|Suffrage Parade, March 3, 1913
I. Slideshow Exam
As a final assessment for the Progressivism Presentations, I
take 10 slides from student presentations, and make a short PowerPoint (you could easily take 10 images and put them on overheads). I let the students keep their list of Progressive laws that we covered as part of
the project. Then I have them follow the directions above.
To see the lesson that we talked about during the seminar, click
the link below:
Progressivism PowerPoint Project. I have included the actual research sheets. Sometimes I don't like to spend time in the library (too much time
wasted). At times like these, I provide the required research.
II. Music / Audio Clip Exam
The rationale is the same as
the slideshow exam, but it still is different. Again, use this in lieu of either
the multiple choice or the essay section.
Play a song or an audio clip (typically, you wouldn’t use this test until the 20th century,
when recorded music flourishes – but you could find recordings of earlier music; especially from the Civil War and beyond)
Have students try to identify a specific part of the unit of study that the music might represent.
3. It might be useful to have lyrics – really it depends on the song and how familiar it might be. Again, like the slideshow, mix in familiar music.
|(WWI Propaganda - "Destroy This Mad Brute")
propaganda is a large part of a unit – The American Civil War, World War One or World War Two, it is easy to incorporate
propaganda images, music or film into the exam. Simply show images, and ask students to interpret:
- The direct purpose of the propaganda
- The propaganda technique being used (refer to pages 168-169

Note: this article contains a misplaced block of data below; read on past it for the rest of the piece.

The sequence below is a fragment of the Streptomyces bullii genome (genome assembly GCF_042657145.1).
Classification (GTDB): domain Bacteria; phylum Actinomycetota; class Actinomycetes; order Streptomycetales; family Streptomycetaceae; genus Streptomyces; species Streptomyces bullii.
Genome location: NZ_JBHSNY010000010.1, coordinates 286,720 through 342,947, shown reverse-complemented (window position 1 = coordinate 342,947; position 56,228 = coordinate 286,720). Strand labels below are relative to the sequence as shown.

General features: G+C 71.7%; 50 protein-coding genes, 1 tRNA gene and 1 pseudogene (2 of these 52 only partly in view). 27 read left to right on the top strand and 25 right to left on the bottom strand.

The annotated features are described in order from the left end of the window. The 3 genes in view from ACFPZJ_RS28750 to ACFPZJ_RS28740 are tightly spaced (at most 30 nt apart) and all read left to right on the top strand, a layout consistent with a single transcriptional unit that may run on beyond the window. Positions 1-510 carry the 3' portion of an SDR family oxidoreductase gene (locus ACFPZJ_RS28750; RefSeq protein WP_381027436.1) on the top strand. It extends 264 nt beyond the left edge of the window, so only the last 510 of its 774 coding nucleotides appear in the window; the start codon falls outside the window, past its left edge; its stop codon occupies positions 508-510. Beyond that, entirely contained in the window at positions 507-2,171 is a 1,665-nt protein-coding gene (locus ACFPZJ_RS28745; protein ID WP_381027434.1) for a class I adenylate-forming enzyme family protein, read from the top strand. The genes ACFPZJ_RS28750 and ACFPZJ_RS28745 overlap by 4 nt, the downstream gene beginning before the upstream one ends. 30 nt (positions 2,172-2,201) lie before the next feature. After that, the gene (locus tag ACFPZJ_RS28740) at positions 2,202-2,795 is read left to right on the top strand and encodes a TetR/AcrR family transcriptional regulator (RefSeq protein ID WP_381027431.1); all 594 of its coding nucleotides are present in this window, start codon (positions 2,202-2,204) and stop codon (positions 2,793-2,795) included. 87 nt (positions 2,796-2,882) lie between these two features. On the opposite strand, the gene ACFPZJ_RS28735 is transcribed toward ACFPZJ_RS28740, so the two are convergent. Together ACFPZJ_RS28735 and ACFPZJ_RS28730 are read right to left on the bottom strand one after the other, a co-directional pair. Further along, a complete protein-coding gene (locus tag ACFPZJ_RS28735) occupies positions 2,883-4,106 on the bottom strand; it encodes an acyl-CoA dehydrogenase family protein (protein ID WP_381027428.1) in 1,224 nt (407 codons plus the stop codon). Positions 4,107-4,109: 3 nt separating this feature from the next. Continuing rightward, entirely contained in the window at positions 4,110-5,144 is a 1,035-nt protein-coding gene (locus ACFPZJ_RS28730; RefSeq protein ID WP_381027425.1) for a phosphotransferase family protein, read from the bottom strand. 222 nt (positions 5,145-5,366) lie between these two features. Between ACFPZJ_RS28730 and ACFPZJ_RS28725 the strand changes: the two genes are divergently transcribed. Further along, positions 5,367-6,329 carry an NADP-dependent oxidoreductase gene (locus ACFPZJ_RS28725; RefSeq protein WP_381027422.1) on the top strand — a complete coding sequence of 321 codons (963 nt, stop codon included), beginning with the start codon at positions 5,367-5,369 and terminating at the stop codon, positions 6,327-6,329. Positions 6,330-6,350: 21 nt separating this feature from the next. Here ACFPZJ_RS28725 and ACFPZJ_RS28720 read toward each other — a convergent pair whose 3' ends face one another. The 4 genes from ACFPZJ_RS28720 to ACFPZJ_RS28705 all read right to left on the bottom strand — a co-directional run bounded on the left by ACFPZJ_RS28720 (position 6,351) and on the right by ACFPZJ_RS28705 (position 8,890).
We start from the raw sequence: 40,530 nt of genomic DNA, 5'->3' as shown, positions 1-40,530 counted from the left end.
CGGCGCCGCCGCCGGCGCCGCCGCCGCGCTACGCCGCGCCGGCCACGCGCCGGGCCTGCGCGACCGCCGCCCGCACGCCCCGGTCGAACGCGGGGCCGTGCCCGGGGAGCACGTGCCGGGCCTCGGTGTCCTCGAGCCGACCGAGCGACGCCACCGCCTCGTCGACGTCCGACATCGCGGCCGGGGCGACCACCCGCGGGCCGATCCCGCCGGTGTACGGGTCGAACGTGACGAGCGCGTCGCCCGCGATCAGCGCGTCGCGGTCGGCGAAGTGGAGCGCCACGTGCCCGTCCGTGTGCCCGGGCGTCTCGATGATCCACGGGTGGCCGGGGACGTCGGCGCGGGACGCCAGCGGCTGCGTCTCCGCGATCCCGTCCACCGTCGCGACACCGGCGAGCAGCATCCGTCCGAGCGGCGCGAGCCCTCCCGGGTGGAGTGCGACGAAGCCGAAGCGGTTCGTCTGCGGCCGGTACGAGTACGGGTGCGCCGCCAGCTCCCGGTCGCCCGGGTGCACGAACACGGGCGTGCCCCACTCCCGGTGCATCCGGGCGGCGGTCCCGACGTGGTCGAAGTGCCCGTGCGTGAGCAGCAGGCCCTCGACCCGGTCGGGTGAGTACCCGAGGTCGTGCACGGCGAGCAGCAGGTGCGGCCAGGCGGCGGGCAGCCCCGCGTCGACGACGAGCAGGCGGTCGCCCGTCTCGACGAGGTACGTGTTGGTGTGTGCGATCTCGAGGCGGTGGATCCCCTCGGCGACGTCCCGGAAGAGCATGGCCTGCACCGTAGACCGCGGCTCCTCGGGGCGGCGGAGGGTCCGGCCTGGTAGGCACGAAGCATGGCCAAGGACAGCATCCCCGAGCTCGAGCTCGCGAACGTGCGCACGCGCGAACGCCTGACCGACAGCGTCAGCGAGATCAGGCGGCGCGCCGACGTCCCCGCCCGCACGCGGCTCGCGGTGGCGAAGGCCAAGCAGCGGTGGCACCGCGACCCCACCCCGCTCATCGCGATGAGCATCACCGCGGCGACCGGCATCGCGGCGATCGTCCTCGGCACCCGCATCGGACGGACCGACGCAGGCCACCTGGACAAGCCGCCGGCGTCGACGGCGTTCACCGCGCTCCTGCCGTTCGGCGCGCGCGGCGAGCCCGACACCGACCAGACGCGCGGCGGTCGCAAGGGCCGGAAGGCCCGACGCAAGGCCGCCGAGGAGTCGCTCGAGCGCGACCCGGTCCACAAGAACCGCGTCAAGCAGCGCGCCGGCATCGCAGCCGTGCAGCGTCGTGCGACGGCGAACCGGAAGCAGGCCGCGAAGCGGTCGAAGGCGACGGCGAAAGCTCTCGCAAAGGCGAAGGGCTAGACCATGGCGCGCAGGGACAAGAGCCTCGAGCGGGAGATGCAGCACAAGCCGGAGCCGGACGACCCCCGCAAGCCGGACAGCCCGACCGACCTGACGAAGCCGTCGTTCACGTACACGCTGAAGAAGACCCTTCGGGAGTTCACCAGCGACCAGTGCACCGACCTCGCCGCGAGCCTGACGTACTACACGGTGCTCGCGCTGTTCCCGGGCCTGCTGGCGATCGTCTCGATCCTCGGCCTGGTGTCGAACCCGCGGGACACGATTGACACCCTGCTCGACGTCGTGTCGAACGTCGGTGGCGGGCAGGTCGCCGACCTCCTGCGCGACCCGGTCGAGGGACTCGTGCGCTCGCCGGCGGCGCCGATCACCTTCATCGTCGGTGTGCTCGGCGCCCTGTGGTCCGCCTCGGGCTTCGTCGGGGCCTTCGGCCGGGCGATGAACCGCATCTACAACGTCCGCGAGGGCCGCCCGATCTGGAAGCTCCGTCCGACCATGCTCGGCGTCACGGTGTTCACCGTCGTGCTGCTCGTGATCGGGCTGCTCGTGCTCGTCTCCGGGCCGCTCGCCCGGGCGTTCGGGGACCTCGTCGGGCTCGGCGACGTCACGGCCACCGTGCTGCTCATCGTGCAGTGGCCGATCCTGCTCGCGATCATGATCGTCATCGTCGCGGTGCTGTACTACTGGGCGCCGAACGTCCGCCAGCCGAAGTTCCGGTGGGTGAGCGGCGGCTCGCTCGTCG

for the eight propaganda techniques)
- The effects of the propaganda
|(click the image above to see a copyable version of the image)
Again, simply find
a film clip and see if the students can figure out how it relates to the unit of study.
Example: Show "Bert
the Turtle: Duck and Cover" propaganda film found at the Prelinger Archives. Ask students to analyze the film:
- What was the purpose of the
- What propaganda techniques were
being used in making the film (you may want to refer to the EIGHT techniques listed on pages 168-169.
- Do you think this was an effective
|Battle At Kruger, from YouTube
Don't forget, another excellent video for alternative assessment is the Battle At Kruger video.
In the seminar we discussed using this as a way to have students discuss Social Darwinism. But really, I was impressed
when my student told me that he thought it was a better example of the power of unions. You can watch the video on You
Tube by following this link:
And again, you can PERMANENTLY have this video by using the vixy.net
Relative significance offers an excellent opportunity for alternative
assessment. It requires that students use a wide array of information given during
presentations. By testing on information given during presentations, you are
justifying your use of the project. Oftentimes, students complain that the work was meaningless, or “busy work”. If you write your assessments to test what you taught, or what the students did in
the form of projects and presentations, you lend legitimacy to what they did.
Example: Civil Rights Movement: Were National
leaders more significant than "grass roots" leaders?
Click on the image to go to a website detailing Rosa Parks'
Congressional Medal of Honor. This site contains great images of both Rosa Parks and E.D. Nixon.
|What or who was the most significant part of the Montgomery Bus Boycott?
Through the process, students develop “need to know”
content and skills of a discipline in order to devise and present their solution to the problem. This increases motivation,
improves retention of knowledge, and builds skills that can be transferred to other areas of school, work and life.
Example: How to preserve Angel Island - the immigration
station of the West Coast?
Click on the image below to go to the Angel Island Immigration
Station Home Page.
Other Online Sources: